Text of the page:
Jaggery is a traditional sweetener from South Asia, made from raw, unrefined sugar cane juice. It comes in blocks or chunks ranging from a mild yellow to a deep caramel gold in color. To make jaggery, the raw cane juice can be cooked down without separation of the molasses and crystals into a concentrated treacle similar to maple syrup, except it's later set in molds. Latin Americans use something similar called rapadura in Portuguese or panela in Spanish.
Jaggery is rich in iron and vitamin C and is a traditional remedy for respiratory disorders and throat problems. Packed with the richness of minerals and vitamins, this superfood has been a part of Indian tradition since time immemorial.
So, across India, different springtime festivities use sesame and jaggery as an integral part of the festivities. Maharashtrian's Til Papdi, Tilcha ladoo, Puran Poli, or Bengal's Patishapta, Moa(balls made of puffed rice and jaggery), Nolen Gure Payesh or the til revdis from Punjab and up north, the festival of the Sun brings tea'licious treats with it.
Chai pairs perfectly with sesame jaggery balls. These festive treats to celebrate the harvest festival of Makar Sankranti.
Check out the recipe by Madhura's Kitchen Marathi.
• 3/4 cup White sesame seeds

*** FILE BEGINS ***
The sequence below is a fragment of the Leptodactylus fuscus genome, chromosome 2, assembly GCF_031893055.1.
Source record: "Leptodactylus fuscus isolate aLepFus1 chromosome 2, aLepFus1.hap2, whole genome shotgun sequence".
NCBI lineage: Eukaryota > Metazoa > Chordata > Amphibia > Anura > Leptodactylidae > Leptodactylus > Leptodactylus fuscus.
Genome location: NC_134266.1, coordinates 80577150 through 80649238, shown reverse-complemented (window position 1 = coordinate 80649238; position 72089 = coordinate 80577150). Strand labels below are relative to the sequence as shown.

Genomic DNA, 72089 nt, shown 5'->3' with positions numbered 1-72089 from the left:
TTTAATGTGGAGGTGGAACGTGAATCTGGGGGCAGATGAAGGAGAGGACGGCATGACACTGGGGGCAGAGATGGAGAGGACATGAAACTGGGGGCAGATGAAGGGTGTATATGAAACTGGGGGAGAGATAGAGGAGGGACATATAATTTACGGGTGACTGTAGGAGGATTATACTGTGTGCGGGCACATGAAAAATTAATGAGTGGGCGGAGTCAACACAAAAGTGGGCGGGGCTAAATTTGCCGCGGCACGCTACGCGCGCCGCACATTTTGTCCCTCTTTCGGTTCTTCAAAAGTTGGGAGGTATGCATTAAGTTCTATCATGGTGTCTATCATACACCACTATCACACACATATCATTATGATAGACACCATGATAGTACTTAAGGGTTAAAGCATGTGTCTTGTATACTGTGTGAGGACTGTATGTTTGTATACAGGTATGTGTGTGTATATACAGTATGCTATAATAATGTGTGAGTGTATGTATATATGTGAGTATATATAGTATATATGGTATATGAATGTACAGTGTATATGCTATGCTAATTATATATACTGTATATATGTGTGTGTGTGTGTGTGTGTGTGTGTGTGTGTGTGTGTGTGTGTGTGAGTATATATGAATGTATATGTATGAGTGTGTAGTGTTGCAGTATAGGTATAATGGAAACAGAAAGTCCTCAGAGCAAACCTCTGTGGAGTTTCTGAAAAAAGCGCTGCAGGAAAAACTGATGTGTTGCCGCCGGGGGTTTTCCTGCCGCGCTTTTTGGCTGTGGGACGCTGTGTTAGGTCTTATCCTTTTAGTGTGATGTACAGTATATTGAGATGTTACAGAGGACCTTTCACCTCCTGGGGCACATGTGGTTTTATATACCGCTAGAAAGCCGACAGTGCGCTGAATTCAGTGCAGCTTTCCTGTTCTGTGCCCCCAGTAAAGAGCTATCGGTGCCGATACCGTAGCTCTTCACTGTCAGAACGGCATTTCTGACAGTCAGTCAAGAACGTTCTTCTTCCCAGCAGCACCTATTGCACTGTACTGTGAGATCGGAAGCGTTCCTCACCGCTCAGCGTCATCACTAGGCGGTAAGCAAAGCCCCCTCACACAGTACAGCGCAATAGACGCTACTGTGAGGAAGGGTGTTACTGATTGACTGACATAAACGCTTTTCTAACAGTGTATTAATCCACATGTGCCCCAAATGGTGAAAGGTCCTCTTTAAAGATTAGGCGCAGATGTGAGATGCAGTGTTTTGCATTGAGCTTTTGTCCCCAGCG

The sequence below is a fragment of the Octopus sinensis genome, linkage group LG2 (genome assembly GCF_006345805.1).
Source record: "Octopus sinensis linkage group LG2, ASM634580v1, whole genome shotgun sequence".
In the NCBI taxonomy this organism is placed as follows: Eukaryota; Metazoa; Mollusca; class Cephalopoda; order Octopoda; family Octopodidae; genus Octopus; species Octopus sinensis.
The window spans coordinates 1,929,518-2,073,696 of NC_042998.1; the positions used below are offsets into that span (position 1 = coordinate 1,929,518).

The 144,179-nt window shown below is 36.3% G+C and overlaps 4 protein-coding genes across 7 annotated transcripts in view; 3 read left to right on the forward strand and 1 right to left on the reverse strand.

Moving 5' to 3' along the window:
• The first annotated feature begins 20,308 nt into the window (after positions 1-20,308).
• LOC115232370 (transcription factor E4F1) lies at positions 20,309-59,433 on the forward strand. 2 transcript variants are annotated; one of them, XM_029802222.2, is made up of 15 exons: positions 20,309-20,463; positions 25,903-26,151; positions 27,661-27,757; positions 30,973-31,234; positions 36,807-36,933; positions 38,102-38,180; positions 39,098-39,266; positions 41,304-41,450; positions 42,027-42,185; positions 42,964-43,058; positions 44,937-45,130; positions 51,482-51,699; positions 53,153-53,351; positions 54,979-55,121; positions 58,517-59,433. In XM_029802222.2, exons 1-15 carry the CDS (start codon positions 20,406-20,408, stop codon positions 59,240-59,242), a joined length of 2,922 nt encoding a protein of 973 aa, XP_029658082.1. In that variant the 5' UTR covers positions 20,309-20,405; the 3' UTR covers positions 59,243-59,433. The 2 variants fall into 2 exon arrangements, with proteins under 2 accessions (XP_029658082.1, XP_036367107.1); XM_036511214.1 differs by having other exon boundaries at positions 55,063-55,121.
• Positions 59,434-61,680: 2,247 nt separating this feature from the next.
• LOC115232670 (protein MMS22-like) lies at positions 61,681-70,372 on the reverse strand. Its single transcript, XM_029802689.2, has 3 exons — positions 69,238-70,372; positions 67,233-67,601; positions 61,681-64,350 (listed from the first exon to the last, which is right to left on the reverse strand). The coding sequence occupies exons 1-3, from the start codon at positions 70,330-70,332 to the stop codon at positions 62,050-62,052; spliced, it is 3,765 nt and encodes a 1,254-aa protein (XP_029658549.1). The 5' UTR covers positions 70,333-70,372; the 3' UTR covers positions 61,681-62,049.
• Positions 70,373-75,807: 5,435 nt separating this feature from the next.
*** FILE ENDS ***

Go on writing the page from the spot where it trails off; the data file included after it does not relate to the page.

• 1/2 cup Gudh / Jaggery
• 1/4 cup Roasted peanut powder
• 1 pinch salt
• 1/2 tsp Cardamom powder
• 4 tbsp Milk
• 2 tbsp Ghee
• Place a pan on medium heat.
• Add sesame seeds and roast on medium heat for about 7-8 minutes until these evenly golden. Do not roast the sesame seeds on high heat. Put the pan aside.
• Heat another pan on medium heat.
• Add ghee and gudh. You can chop or grate gudh if you want.
• Cook on medium heat for about 3-4 minutes until well melted.
• Add milk and mix well.
• Cook the syrup for about 2-3 minutes more after adding milk.
• Turn off the heat.
• Add cardamom powder and mix quickly. Add roasted sesame seeds and peanut powder. Mix everything well quickly.
• Rub ghee to your hands.
• Take a spoonful mixture in a spoon and transfer it into another spoon.
• Roll the mixture into a round shape while transferring the mixture from one spoon to another.
• When the hot steam is escaped, and the mixture is a little cold, transfer the mixture in hand and roll ladoo.
• You have to do this process when the mixture is still hot.
• Tilache ladoos are already.
Tea'p: If you want to use special chikkicha gudh (available at the Indian store), use 1/4 cup chikkicha gudh and 1/4 cup regular gudh.
You can also use 1/2 cup chikkicha gudh.
Tea'p: Milk gives nice binding to ladoo. If you are using regular gudh then milk helps in binding the ladoo. To go dairy-free, sub with full-fat oat milk.
Tea'p: If you (like us) find it hard to roll ladus, take a parchment sheet, pour your hot mix on it, cover with another parchment sheet, and use a rolling pin to flatten it out, cut it into your preferred shape and enjoy. Hassle-free with tea.May the sweetness of gur and the warmth of til bring you joy, and this Makar Sankranti usher in goodness, peace, good health to your life.
तीळ गूळ घ्या नी गोड-गोड बोला (eat sweet sesame and jaggery candy and say sweet and warm things to one another this harvest season)
Co-authored by Sargam Merchant and Madura Chaudhari